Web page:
Inductive reasoning is a way of thinking that uses comparisons to reach conclusions.

Inferences made from one or more premises are typically processed in four stages: (1) observation (the collection of facts); (2) analysis (the classification of the collected facts and then the organization of them into identifiable patterns); (3) inference (the inference of generalizations from the valid patterns); and (4) confirmation (the testing of the inference through further observations).

Inductive reasoning was known to have been used by English philosopher and scientist Francis Bacon (1561–1626) when he used its methods to understand nature via unbiased, neutral observations. Induction was later derived from the mathematical study of probability by French mathematician and physicist Blaise Pascal (1623–1662) and French lawyer and mathematician Pierre de Fermat (1601–1665) during the middle part of the seventeenth century.

From its conception to the early nineteenth century, probability was used primarily to draw statistical conclusions from large populations and to assess the risks in games of chance. De Laplace widened the usefulness of probability with his theoretical work in science, which helped to create inductive reasoning, along with other methods of probability.

When inductive reasoning is used, the approach is usually founded on Bayes' theorem, also called Bayes’ rule, which is a theorem of probability first developed by English statistician and philosopher Thomas Bayes (1702–1761). The theorem was first published by Bayes in 1764 in “An Essay Toward Solving a Problem in the Doctrine of Chances.”

In essence, Bayes’ theorem finds the actual (real) probability of an event based on the results of tests, along with the known error rates (such as false positives and false negatives). It uses a simple mathematical formula for calculating conditional probabilities.

In inductive arguments, conclusions contain more information than in the premises; thus, the amount of knowledge is greater in the conclusion than in its related premises. For such arguments, if the premises are assumed to be true, then it is still possible for the conclusion to be false. For the most part, premises within inductive reasoning support its conclusion in one of two ways: strong inductive argument or weak inductive argument.

A strong inductive argument is one in which the premises support the conclusion so that it is probable that the conclusion is true (however, it is still possible for the premises to be true and the conclusion to be false). An inductive argument that is strong and has all true premises is called a cogent argument. A weak inductive argument is the other possibility. In this case, the premises are assumed to be true but it is not probable that the conclusion is true. An example of a cogent argument begins with the premise that “All known stars are round,” and results in the conclusion that “Therefore, all stars are probably round.”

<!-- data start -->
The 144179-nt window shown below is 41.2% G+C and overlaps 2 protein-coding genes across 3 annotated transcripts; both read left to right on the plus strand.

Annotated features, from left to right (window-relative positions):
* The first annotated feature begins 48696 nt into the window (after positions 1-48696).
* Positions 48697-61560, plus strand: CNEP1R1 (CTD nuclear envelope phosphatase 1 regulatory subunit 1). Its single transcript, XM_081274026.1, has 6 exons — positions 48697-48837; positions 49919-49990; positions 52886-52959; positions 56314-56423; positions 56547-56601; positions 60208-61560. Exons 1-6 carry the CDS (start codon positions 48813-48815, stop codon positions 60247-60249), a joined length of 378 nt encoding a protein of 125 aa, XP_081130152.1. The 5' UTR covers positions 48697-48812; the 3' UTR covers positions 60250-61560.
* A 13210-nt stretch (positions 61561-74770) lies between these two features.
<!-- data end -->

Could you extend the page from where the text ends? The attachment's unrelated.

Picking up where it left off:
When children, for example, use inductive thinking or reasoning, they engage in the evaluation and comparison of facts to reach a conclusion. Inductive reasoning progresses from observations of individual cases to the development of a generality. For example, if children put their hand into a bag of candy and withdraw three pieces, all of which are blue, they may conclude that all the candy is blue. However, it is still possible for the next piece of candy withdrawn from the bag not to be blue.

Inductive reasoning (which is based on observations) is often confused with deductive thinking (or deduction, which is based on theory); in the latter, general principles or conditions are applied to specific instances or situations. In deduction, the conclusion of a deductive argument is certaintly true, whereas the conclusion of an inductive argument is deemed probably true.

Generally, inductive reasoning is widely used in science, such as in psychology, to form hypotheses and theories. Further, deductive reasoning allows those hypotheses and theories to be applied to specific situations.

*See also* Deductive reasoning
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Harman, Gilbert, and Sanjeev Kulkarni. *Reliable Reasoning: Induction and Statistical Learning Theory*. Cam-bridge: MIT Press, 2007.

Lipson, Marc, and Seymour Lipschutz. *Probability*. New York: McGraw-Hill, 2011.

Bradford, Alina. “Deductive Reasoning vs. Inductive Reasoning.” Live Science. http://www.livescience.com/21569deduction-vs-induction.html (accessed August 6, 2015).

Dartmouth College. “Logical Basis of Hypothesis Testing in Scientific Research.” http://www.dartmouth.edu/~bio125/logic.Giere.pdf (accessed August 6, 2015).

American Psychological Association, 750 First St. NE, Washington, DC, 20002, (202) 336-5500, (800) 3742721, http://www.apa.org .

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